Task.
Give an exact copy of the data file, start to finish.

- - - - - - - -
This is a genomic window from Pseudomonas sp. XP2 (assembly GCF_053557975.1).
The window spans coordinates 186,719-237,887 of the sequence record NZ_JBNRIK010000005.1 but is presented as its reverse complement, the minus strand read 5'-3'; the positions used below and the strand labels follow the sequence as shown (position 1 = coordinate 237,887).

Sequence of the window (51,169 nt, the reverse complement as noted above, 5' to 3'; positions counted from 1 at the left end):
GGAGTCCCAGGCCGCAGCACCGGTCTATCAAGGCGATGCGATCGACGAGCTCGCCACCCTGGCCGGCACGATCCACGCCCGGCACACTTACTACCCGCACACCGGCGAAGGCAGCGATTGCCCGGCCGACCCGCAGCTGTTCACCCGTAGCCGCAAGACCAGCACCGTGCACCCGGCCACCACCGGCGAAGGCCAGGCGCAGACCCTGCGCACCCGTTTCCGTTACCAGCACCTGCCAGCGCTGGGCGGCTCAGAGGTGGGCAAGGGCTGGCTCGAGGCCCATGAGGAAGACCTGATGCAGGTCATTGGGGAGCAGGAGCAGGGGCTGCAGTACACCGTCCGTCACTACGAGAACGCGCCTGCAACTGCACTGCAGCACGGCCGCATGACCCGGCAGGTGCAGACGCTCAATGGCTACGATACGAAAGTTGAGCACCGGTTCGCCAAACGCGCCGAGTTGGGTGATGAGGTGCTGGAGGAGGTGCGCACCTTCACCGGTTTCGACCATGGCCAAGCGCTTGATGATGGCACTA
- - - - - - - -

This is a genomic window from Pseudomonas sp. XP2 (assembly GCF_053557975.1).
The window spans coordinates 186,719-237,887 of the sequence record NZ_JBNRIK010000005.1 but is presented as its reverse complement, the minus strand read 5'-3'; the positions used below and the strand labels follow the sequence as shown (position 1 = coordinate 237,887).

Sequence of the window (51,169 nt, the reverse complement as noted above, 5' to 3'; positions counted from 1 at the left end):
GGAGTCCCAGGCCGCAGCACCGGTCTATCAAGGCGATGCGATCGACGAGCTCGCCACCCTGGCCGGCACGATCCACGCCCGGCACACTTACTACCCGCACACCGGCGAAGGCAGCGATTGCCCGGCCGACCCGCAGCTGTTCACCCGTAGCCGCAAGACCAGCACCGTGCACCCGGCCACCACCGGCGAAGGCCAGGCGCAGACCCTGCGCACCCGTTTCCGTTACCAGCACCTGCCAGCGCTGGGCGGCTCAGAGGTGGGCAAGGGCTGGCTCGAGGCCCATGAGGAAGACCTGATGCAGGTCATTGGGGAGCAGGAGCAGGGGCTGCAGTACACCGTCCGTCACTACGAGAACGCGCCTGCAACTGCACTGCAGCACGGCCGCATGACCCGGCAGGTGCAGACGCTCAATGGCTACGATACGAAAGTTGAGCACCGGTTCGCCAAACGCGCCGAGTTGGGTGATGAGGTGCTGGAGGAGGTGCGCACCTTCACCGGTTTCGACCATGGCCAAGCGCTTGATGATGGCACTA